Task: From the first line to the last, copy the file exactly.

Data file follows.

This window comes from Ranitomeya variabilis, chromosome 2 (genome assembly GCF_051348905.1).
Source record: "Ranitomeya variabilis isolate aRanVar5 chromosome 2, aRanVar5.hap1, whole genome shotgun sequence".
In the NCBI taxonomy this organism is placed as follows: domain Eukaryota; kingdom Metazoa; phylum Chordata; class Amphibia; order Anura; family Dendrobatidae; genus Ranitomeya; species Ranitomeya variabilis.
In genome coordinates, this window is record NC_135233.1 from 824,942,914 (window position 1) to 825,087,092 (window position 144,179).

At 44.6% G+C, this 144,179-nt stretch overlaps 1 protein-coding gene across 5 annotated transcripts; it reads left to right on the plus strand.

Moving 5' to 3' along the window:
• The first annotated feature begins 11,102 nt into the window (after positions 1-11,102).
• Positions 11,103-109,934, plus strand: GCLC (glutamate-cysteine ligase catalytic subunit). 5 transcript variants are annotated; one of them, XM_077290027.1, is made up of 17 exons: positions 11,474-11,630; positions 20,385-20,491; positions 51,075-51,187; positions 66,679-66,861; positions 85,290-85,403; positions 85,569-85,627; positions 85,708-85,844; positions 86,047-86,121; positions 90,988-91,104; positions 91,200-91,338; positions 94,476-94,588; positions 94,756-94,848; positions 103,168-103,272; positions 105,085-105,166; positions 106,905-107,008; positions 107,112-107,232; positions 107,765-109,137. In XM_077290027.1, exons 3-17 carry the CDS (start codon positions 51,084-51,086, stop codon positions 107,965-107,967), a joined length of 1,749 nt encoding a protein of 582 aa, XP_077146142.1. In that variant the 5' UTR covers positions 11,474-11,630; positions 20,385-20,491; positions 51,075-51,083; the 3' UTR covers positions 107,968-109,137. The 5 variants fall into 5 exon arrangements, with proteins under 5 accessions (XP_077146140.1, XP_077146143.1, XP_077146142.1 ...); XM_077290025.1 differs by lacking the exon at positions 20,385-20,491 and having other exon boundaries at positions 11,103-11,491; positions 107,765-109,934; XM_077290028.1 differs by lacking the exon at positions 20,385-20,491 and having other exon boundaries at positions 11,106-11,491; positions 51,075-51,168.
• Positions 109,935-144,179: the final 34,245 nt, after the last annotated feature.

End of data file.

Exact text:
This window comes from Ranitomeya variabilis, chromosome 2 (genome assembly GCF_051348905.1).
Source record: "Ranitomeya variabilis isolate aRanVar5 chromosome 2, aRanVar5.hap1, whole genome shotgun sequence".
In the NCBI taxonomy this organism is placed as follows: domain Eukaryota; kingdom Metazoa; phylum Chordata; class Amphibia; order Anura; family Dendrobatidae; genus Ranitomeya; species Ranitomeya variabilis.
In genome coordinates, this window is record NC_135233.1 from 824,942,914 (window position 1) to 825,087,092 (window position 144,179).

At 44.6% G+C, this 144,179-nt stretch overlaps 1 protein-coding gene across 5 annotated transcripts; it reads left to right on the plus strand.

Moving 5' to 3' along the window:
• The first annotated feature begins 11,102 nt into the window (after positions 1-11,102).
• Positions 11,103-109,934, plus strand: GCLC (glutamate-cysteine ligase catalytic subunit). 5 transcript variants are annotated; one of them, XM_077290027.1, is made up of 17 exons: positions 11,474-11,630; positions 20,385-20,491; positions 51,075-51,187; positions 66,679-66,861; positions 85,290-85,403; positions 85,569-85,627; positions 85,708-85,844; positions 86,047-86,121; positions 90,988-91,104; positions 91,200-91,338; positions 94,476-94,588; positions 94,756-94,848; positions 103,168-103,272; positions 105,085-105,166; positions 106,905-107,008; positions 107,112-107,232; positions 107,765-109,137. In XM_077290027.1, exons 3-17 carry the CDS (start codon positions 51,084-51,086, stop codon positions 107,965-107,967), a joined length of 1,749 nt encoding a protein of 582 aa, XP_077146142.1. In that variant the 5' UTR covers positions 11,474-11,630; positions 20,385-20,491; positions 51,075-51,083; the 3' UTR covers positions 107,968-109,137. The 5 variants fall into 5 exon arrangements, with proteins under 5 accessions (XP_077146140.1, XP_077146143.1, XP_077146142.1 ...); XM_077290025.1 differs by lacking the exon at positions 20,385-20,491 and having other exon boundaries at positions 11,103-11,491; positions 107,765-109,934; XM_077290028.1 differs by lacking the exon at positions 20,385-20,491 and having other exon boundaries at positions 11,106-11,491; positions 51,075-51,168.
• Positions 109,935-144,179: the final 34,245 nt, after the last annotated feature.